An unsympathetic reader would not enjoy this book, as it is very much of its time and there is no great drama; expectations of servants and lifestyles are obviously dated. It deserves to be read in the light of a charming story of a near mythically happy place, a happy time and just an enjoyable read. I really enjoyed my reread of this book, finding lots to appreciate in its gentle and yet knowing humour, its lively and positive characters, including a street of dreams. Put alongside the work of Angela Thirkell, Mackail’s elder sister, it lacks the edge and perhaps the keen, honest insight she brings to her characters and situations. This is a book to relax into, to be distracted by when perhaps twenty first century life is too much. I recommend it to fans of “The Diary of a Provincial Lady” and similar books, or as a starting point for those keen to discover the underrated ‘middlebrow’ writers of the first half on the twentieth century.   

Death of Mr. Dodsley by John Ferguson – A 1937 London Bibliomystery republished in the British Library Crime Classic series

Death of Mr Dodsley by John Ferguson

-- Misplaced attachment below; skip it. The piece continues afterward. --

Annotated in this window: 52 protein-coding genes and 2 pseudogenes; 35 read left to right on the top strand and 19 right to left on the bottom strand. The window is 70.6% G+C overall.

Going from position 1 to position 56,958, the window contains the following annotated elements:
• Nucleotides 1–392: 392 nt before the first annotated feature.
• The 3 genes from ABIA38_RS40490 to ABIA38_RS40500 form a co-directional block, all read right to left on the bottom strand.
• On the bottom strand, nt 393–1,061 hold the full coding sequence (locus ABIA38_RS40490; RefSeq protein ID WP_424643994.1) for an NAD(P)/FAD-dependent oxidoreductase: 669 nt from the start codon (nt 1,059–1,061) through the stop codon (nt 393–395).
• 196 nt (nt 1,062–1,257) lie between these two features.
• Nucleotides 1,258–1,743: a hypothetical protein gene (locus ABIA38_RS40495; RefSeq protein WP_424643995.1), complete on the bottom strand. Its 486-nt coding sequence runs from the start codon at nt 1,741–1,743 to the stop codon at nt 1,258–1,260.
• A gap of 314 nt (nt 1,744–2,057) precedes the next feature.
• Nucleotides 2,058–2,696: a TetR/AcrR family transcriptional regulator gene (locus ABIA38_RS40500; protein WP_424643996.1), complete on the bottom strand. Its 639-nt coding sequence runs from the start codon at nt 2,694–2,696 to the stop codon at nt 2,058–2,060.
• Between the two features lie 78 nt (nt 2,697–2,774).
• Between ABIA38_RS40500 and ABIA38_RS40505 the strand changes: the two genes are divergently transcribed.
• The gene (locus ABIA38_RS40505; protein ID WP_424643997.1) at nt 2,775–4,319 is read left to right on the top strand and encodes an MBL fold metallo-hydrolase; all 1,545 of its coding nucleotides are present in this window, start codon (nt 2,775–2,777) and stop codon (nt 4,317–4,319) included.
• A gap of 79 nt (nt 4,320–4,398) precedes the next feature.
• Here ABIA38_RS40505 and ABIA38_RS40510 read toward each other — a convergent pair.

This book is subtitled “A London Bibliomystery” as it deals with a bookseller, a book shop, and a much-scorned crime novel written by one of the characters that receives an awful if classic review. This review is a very positive one, however, as it this novel features some vivid characters, a fascinating setting of a bookshop and its mechanics laid bare, and a complex and satisfying mystery with many layers. As the description says, “A bookshop is a first-rate place for unobtrusive observation…One can remain in it an indefinite time, dipping into one book after another, all over the place.” Indeed, the stratagems adopted by at least one mysterious character for close observation involve moving books to allow a clear view of what is really going on in a second-hand department, and how much where and tear is inflicted during the lingering visits of potential customers. It is a satisfying novel published originally in 1937 and now reprinted in the excellent British Library Crime Classics series, with an informative Introduction from Martin Edwards which details the life and works of John Ferguson, who won enthusiastic support from Dorothy L Sayers for his work.  I enjoyed this book, especially the development of the characters, and I was very pleased to have the opportunity to read and review it.